By Fred Topel | Image property of Fox Searchlight.
Sunshine is a fictional Apollo 13. It's all about everything that goes wrong on a space mission and how the astronauts fix the problems with their make-do inventiveness. But it's sci-fi so it's all problems and solutions with stuff that doesn't really exists.
Movie Review: Sunshine
Eight astronauts are on a mission to deliver a bomb to the sun. Earth has been freezing since the sun started dying so this will reignite our entire solar system. But a detour causes catastrophic damage and it's a struggle just to keep the mission on track for the rest of the film.
The problem solving does make sense for the most part. They do establish how this little ecosystem runs so that when it turns to sh**, you know what they're trying to fix. It builds with tension and painful moral decisions that must be made.
All the usual characters are there: the cold military realist, the spiritual one, the softie who cries about all the tough decisions, the whiner… no token black guy but there are two Asians. While some play their typical role, the film does use all parties to address the difficult decisions. They don't double talk around killing people to save air, so that's good.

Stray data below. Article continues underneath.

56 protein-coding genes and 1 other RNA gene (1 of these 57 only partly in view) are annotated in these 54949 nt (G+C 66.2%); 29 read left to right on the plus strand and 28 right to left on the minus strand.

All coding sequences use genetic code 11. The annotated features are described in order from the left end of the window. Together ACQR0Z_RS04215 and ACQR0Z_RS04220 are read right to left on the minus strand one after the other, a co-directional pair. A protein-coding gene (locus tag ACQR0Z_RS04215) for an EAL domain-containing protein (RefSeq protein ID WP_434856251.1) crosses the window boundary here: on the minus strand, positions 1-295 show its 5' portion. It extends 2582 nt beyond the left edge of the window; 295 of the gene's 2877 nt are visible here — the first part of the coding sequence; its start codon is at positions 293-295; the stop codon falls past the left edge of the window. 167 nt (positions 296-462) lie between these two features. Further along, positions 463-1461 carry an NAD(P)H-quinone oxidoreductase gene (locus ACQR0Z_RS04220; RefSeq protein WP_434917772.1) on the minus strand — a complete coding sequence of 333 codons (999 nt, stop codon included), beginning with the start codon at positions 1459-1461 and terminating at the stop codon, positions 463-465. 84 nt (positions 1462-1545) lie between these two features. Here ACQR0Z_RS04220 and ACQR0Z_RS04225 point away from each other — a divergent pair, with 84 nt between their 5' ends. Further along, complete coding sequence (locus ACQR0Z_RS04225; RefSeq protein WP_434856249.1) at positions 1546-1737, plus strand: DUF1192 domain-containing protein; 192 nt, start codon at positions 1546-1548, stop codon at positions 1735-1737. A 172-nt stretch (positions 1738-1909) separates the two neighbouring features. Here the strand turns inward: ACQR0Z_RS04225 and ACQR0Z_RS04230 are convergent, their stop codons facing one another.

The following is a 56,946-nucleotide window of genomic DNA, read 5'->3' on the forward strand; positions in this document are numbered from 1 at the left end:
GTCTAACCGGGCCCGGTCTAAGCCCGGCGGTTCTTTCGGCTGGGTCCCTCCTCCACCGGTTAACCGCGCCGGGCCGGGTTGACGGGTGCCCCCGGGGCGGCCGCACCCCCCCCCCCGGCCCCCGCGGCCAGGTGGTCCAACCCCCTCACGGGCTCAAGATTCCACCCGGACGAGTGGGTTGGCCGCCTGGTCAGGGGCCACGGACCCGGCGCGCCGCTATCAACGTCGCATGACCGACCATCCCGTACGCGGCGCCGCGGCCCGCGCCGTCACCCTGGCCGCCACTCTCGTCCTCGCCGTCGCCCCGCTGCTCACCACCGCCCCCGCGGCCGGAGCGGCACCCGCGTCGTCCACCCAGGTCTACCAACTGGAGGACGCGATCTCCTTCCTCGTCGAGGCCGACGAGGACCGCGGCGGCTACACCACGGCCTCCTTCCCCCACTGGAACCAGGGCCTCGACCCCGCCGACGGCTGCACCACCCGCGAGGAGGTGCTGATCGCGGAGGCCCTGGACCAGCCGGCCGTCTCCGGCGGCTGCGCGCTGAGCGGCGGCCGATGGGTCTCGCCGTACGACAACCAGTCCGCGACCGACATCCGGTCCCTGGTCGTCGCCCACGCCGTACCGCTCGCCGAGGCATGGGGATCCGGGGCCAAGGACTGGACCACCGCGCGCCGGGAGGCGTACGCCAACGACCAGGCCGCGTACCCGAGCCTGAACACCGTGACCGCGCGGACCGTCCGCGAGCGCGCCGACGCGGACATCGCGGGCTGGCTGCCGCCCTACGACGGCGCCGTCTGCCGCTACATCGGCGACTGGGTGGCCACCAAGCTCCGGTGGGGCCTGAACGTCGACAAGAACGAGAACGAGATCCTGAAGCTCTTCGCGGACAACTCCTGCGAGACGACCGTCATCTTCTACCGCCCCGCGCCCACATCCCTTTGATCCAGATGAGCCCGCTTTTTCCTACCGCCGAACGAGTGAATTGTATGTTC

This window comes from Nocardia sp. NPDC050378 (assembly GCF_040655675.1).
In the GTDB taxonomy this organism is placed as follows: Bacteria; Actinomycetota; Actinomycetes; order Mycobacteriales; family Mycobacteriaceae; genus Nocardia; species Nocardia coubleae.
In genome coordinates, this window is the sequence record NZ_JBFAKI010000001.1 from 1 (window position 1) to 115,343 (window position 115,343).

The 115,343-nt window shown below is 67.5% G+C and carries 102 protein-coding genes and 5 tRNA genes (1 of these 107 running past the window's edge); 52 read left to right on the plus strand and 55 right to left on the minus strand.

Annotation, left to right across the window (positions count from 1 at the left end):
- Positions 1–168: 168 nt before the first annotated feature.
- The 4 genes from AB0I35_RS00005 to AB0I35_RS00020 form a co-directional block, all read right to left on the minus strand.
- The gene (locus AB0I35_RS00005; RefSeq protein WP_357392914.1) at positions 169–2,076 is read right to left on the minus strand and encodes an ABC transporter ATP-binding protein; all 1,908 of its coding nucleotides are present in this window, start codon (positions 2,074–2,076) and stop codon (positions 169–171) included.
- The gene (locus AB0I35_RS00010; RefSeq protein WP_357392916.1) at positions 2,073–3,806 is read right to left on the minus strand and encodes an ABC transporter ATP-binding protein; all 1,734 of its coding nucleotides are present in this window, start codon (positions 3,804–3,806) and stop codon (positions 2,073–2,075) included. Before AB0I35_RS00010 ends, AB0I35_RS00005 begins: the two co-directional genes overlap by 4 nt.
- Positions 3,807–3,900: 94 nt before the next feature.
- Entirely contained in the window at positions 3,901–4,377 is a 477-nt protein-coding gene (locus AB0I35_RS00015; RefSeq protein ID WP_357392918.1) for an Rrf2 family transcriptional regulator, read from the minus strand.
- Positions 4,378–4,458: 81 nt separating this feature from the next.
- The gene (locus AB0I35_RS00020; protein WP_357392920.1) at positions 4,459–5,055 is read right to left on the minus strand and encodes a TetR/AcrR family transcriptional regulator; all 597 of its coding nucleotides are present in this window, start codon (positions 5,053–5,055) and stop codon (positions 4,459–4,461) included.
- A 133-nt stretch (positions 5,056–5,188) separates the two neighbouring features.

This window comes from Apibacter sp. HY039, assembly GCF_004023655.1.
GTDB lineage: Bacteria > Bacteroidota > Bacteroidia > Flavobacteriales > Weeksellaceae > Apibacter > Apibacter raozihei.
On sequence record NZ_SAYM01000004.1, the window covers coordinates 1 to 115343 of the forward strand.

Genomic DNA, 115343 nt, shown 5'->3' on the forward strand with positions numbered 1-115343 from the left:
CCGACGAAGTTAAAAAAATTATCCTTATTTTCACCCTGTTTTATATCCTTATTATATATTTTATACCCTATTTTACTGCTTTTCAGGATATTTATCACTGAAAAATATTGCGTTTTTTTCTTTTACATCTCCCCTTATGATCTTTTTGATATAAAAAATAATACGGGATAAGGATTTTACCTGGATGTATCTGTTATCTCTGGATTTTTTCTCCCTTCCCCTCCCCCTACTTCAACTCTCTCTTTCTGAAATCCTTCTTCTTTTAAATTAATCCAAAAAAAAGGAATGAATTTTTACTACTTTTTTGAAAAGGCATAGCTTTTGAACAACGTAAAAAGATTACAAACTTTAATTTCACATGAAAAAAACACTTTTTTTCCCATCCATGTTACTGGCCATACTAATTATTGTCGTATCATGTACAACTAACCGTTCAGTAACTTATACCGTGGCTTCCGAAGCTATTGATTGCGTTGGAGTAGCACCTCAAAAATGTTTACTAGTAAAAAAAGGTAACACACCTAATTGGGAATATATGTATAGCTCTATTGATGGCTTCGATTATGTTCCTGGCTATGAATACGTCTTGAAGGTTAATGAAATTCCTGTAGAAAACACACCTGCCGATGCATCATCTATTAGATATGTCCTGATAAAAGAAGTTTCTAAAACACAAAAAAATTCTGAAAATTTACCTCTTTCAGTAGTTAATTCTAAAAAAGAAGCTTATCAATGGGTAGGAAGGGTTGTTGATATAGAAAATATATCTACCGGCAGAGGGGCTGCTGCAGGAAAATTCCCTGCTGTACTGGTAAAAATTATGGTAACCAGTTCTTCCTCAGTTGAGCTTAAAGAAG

A third act twist kind of goes off story. I mean, they set it up, but if this was about problem solving, they bring in an element that creates far more derivative peril in the spaceship genre. It's artfully done though.
The biggest problem is that all those space pulses get aggravating. If I wanted to hear that much bass, I'd go to a local club in LA. Those weird angles in the final sequence may be Danny Boyle's Trainspotting aesthetic for the new millennium, but it's hard to know if it conveys any additional feeling.
There's already infighting and everyone's morose at the beginning, so it's not much of a descent. We don't see any of the harmony that might have existed before it's threatened. But then, we don't see how bad earth has gotten either, so it's kind of right to the point. You either get into it or you don't.
Some people try way too hard to be intense. Like the engineer who messed up the calculations. Yeah, it's tragic, but blubbering about it isn't going to make things any better.
So, Sunshine is worthwhile for taking a more intellectual approach to the genre, though it strays a little bit and goes overboard on some of the artistic elements.